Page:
Fine motor skills

Fine motor skills are how we make smaller, more specific movements, particularly with our hands and wrists. These skills involve dialogue between the brain, nerves and muscles to produce exact movements. Fine motor skills are important in carrying out lots of school-related tasks and they’re built on the foundation of gross motor skills that allow us to make bigger movements. Examples include gripping a pen or pencil, drawing pictures and writing, using scissors, glue or rulers. Playing an instrument requires children to hone these connections between their hands and their brain, building up their fine coordination and allowing them to transfer these skills to other tasks.


Songs have lyrics that are often interesting and different to everyday speech, helping to create images and ideas that spark a child’s imagination. Rhythm, phrasing patterns and musical cadence all add an extra layer that can help kids memorise the words and grasp the ideas behind the words better than reading or speaking alone. This means that songs can be a great way to teach children about the world around them, from plants, animals and people, to events and ideas. Unsurprisingly, nursery rhymes have been linked to better storytelling skills, a vital element of communication, socialising and creativity. By showing your little one how to participate in a nursery rhyme, you can pave the way for your child to become a good storyteller and all of the helpful doors that this will open for them.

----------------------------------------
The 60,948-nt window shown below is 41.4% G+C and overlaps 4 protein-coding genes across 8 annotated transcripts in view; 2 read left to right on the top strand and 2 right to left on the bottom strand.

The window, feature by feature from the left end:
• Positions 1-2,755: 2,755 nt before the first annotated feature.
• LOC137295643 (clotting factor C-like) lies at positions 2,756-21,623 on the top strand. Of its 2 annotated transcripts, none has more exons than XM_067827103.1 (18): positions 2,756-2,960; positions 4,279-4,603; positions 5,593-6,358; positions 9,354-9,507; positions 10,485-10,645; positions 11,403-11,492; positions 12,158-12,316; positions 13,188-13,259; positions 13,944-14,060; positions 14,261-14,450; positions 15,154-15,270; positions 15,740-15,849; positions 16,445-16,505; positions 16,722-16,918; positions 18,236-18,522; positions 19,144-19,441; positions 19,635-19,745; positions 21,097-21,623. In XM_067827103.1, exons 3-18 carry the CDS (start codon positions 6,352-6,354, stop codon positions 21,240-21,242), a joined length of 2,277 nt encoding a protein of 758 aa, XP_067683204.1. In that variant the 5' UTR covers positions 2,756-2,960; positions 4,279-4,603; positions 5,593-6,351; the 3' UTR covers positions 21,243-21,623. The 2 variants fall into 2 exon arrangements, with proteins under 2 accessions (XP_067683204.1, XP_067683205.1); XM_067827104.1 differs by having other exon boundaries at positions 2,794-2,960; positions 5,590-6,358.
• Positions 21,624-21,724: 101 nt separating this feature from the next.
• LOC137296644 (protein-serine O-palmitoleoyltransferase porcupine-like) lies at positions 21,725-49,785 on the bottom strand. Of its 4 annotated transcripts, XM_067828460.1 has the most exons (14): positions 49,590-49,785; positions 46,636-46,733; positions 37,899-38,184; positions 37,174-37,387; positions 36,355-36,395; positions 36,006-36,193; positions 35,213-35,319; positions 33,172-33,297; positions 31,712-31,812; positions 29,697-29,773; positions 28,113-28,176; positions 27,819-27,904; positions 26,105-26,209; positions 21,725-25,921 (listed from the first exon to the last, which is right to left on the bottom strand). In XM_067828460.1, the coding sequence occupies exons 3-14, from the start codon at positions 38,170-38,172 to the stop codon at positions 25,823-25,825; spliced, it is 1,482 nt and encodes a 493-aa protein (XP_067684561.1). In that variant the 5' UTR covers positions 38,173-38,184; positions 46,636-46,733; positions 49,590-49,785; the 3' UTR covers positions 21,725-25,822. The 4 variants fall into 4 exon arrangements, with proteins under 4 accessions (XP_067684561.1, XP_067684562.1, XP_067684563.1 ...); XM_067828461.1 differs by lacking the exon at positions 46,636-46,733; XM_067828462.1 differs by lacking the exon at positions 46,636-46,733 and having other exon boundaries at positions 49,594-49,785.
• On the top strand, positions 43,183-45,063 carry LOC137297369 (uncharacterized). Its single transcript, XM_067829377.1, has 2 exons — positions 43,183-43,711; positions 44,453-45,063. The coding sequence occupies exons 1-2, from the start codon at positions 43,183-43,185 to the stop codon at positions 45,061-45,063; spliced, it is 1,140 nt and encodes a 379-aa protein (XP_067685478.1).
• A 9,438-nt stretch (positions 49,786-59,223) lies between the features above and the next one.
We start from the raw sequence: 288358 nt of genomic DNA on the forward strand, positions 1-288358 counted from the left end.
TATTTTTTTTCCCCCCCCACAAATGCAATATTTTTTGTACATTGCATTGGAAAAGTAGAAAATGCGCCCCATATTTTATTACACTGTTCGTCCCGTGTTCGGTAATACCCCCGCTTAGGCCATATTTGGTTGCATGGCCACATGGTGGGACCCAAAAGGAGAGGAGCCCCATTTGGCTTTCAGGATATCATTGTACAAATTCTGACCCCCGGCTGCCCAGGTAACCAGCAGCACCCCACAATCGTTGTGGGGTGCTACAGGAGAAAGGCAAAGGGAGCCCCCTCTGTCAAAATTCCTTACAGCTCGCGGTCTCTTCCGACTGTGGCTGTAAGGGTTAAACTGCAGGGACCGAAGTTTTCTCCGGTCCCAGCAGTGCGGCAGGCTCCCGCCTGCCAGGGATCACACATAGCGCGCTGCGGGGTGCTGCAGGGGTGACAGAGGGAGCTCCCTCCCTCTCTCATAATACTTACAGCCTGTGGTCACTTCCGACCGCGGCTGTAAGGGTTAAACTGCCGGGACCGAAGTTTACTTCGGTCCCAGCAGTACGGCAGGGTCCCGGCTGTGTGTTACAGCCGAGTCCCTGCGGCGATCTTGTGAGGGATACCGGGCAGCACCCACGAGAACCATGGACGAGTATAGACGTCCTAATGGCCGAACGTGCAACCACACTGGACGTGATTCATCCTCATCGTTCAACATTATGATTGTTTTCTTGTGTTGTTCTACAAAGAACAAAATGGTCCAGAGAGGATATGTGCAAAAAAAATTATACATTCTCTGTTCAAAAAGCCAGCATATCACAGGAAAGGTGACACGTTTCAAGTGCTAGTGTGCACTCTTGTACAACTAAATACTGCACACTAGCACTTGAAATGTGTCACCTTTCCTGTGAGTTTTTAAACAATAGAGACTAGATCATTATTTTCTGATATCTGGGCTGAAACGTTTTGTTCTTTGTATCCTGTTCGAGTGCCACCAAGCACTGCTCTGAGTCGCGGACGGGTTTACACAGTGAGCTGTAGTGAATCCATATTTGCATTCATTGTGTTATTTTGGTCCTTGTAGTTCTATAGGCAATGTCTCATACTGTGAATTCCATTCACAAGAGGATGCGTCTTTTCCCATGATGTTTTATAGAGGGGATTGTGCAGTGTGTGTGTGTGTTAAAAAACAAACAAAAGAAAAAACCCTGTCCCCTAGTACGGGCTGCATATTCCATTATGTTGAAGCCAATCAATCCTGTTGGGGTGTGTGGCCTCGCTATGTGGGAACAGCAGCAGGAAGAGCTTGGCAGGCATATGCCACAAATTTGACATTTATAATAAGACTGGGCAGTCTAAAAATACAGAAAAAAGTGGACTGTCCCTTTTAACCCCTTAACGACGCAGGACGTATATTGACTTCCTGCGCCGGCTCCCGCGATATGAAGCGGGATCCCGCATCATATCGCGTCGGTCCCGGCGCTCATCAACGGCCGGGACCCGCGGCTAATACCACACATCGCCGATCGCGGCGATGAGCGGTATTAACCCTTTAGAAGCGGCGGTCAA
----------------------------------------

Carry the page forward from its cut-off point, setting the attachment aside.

Music is a lovely avenue for building self-esteem in children. Singing, dancing, clapping, nodding and drumming a beat all require little ones to use their voices and their bodies to occupy lots of auditory and physical space. This can be a clever way to naturally help less confident kids to blossom.

For children who have Autism Spectrum Disorder, music therapy is a wonderful tool for developing self-esteem, as well as their overall skill set. For these little ones, traditional teaching methods might not prevail in the way that they might need. Music might pick up this slack, providing an alternative avenue of communication and learning for children at a variety of levels. Singing songs and picking out a melody on an instrument can give children of all needs a real and lasting boost in self-confidence.